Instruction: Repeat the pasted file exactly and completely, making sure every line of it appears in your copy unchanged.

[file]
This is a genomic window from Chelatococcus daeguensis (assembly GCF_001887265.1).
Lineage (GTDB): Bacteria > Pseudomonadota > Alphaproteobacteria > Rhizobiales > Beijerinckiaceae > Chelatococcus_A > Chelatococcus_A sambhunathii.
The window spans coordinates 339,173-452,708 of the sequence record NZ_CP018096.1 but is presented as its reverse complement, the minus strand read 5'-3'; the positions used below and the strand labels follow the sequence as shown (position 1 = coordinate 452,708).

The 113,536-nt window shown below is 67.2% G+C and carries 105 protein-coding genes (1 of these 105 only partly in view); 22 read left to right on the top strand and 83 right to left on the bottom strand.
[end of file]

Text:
This is a genomic window from Chelatococcus daeguensis (assembly GCF_001887265.1).
Lineage (GTDB): Bacteria > Pseudomonadota > Alphaproteobacteria > Rhizobiales > Beijerinckiaceae > Chelatococcus_A > Chelatococcus_A sambhunathii.
The window spans coordinates 339,173-452,708 of the sequence record NZ_CP018096.1 but is presented as its reverse complement, the minus strand read 5'-3'; the positions used below and the strand labels follow the sequence as shown (position 1 = coordinate 452,708).

The 113,536-nt window shown below is 67.2% G+C and carries 105 protein-coding genes (1 of these 105 only partly in view); 22 read left to right on the top strand and 83 right to left on the bottom strand.